INTERVIEW: Aquila Ismail
Aquila Ismail is the author of Of Martyrs and Marigolds, a novel about the creation of Bangladesh as witnessed by a young woman
What are you reading these days?
I am reading three books, two contemporary and one classic. These include The Book of Disquiet by Portuguese writer Fernando Pessoa. When a poet writes prose this is what we get: “And if the office in Rua dos Douradous represents Life for me, the second floor room I live in on that same street represents Art. Yes, Art, living on the same street as Life but in a different room; Art, which offers relief from life without actually relieving one of living, and which is as monotonous as life itself but in a different way. Yes, for me Rua dos Dourados embraces the meaning of all things, the resolution of all mysteries, except the existence of mysteries themselves which is something beyond resolution.”
The other is Pedro Paramo by Mexican writer Juan Rulfo. Rulfo’s surreal novel depicts a man’s strange quest for his heritage in Comala.
And the third is the mandatory classic, Gerard de Nerval’s Sylvie, a novella of extraordinary complexity.
Which books are on your bedside table?
Funeral for a Dog by Thomas Pletzinger, Wittgenstein’s Mistress by David Markson, Terra Amata by J.M.G. Le Clezio, The Blinding Absence of Light by Tahar Ben Jelloun, and The Last Summer of Reason by Tahar Djaout.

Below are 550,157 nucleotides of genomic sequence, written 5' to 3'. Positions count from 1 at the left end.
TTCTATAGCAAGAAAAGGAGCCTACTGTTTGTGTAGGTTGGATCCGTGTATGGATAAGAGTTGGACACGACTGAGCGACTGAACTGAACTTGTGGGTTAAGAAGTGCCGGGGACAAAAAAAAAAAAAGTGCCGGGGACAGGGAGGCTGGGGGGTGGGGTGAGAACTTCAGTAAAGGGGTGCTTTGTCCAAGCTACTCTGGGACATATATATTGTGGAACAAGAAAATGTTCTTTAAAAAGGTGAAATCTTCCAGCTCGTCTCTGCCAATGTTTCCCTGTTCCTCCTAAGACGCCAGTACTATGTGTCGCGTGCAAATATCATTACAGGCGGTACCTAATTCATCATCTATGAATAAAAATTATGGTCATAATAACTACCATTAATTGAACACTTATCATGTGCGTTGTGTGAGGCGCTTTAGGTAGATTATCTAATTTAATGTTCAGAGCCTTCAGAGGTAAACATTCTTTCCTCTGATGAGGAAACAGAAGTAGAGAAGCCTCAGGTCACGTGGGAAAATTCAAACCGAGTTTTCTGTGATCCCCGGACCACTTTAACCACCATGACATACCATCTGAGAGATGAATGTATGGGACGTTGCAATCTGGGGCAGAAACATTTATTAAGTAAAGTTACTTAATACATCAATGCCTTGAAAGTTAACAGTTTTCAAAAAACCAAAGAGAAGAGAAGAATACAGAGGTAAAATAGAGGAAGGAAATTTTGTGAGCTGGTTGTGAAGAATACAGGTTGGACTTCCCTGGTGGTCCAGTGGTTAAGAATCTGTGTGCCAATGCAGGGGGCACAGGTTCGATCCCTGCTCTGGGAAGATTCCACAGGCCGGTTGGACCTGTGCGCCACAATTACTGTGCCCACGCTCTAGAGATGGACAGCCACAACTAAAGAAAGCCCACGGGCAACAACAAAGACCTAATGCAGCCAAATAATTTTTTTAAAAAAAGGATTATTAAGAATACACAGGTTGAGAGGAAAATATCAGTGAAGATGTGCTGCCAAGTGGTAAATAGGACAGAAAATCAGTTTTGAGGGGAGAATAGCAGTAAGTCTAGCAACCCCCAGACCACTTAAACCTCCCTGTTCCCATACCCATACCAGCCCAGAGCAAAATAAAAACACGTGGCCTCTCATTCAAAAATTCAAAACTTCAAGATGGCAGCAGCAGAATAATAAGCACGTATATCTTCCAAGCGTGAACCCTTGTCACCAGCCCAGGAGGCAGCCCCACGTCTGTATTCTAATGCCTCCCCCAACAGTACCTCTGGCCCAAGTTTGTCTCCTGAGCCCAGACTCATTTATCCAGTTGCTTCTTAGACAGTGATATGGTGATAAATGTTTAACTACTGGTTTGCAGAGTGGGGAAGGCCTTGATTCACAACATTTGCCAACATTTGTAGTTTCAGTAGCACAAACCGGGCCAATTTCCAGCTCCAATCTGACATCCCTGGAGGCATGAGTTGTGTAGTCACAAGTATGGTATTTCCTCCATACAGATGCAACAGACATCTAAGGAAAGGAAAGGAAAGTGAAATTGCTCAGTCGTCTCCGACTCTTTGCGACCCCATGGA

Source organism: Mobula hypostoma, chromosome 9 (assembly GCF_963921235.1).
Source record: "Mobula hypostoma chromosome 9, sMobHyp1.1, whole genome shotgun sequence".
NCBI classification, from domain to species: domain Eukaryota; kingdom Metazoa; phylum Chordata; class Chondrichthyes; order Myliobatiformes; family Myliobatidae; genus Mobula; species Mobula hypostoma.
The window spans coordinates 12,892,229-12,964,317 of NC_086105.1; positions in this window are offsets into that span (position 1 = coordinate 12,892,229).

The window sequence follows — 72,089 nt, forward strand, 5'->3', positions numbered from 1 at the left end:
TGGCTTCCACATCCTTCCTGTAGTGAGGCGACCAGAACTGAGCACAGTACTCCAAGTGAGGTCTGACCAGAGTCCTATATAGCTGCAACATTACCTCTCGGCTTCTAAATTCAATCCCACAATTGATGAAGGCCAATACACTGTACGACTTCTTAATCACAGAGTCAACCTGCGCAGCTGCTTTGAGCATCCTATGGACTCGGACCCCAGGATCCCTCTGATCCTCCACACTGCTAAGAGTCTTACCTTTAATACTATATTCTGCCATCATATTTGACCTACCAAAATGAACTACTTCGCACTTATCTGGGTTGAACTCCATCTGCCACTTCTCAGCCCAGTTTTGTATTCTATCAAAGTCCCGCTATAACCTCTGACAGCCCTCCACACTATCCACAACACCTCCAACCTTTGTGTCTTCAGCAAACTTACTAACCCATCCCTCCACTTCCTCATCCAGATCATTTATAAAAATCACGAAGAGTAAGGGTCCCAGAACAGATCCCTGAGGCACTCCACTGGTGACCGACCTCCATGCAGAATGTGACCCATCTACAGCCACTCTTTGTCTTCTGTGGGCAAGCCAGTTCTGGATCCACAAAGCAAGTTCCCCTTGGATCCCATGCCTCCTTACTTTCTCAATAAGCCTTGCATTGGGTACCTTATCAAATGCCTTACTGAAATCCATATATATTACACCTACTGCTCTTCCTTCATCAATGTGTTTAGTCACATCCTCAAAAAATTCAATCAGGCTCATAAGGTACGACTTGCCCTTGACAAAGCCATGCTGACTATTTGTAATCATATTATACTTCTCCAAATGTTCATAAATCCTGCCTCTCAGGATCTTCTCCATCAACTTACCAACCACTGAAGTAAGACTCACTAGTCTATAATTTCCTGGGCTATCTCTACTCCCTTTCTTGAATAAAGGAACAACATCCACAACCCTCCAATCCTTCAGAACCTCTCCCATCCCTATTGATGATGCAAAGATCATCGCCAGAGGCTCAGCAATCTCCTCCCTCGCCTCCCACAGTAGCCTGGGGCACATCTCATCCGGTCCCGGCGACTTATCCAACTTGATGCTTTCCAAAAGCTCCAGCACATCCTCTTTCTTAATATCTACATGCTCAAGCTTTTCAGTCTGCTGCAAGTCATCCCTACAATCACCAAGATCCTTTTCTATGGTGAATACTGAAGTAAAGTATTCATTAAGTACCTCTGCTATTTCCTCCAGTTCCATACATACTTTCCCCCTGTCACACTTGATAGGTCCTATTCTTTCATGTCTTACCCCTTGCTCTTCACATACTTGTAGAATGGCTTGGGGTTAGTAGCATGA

As the table is running out of space I have switched to Kindle to accommodate the thousands of books that I still want to own and read.
Which titles are on your bucket list of books?
I want to reread Italo Calvino’s The Baron in the Trees, If on a Winter’s Night a Traveler, The Cloven Viscount, The Non-Existent Knight et al; Roberto Bolano’s By Night in Chile, to be read for the nth time.
What is the one book/author you feel everyone must read?
I cannot choose one. Everyone must read Stendhal’s The Red and the Black for the author’s ability to register social transformation through the behaviour of individuals; Alejo Carpentier’s Explosion in a Cathedral for the history of the Caribbean and the theme of revolutionary turned tyrant; Maria Dermout’s The Ten Thousand Things for its shimmering strangeness and extraordinary sensuality; Tayeb Salih’s Seasons of Migration to the North for its tale of cultural dissonance between the East and West.
What are you planning to reread?
In the past two years I have reread much of Balzac, Flaubert, Tolstoy, Dostoevsky, Marquez, Amado, Maupassant, Thackeray, Diderot. I read them to learn how to write.
What is the one book you read because you thought it would make you appear smarter?
Proust. All six volumes of In Search of Lost Time. And it did make me smarter.
What is the one book you started reading but could not finish?
Tristram Shandy by Laurence Sterne, supposed to be the ultimate English novel. But for the life of me I could not get beyond the first few pages. But I am determined to read it. Also, Gunter Grass’ The Tin Drum, whose opening line, “Granted: I am an inmate in a mental institution” has to be one of the best, but yet I could not get past it, try as I did.
What is your favorite childhood book or story?
The voyages of Sindbad the Sailor, narrated by my mother, over the seven seas and in worlds beyond imagination, perhaps to give us lessons in geography and a love for people and lands far and wide.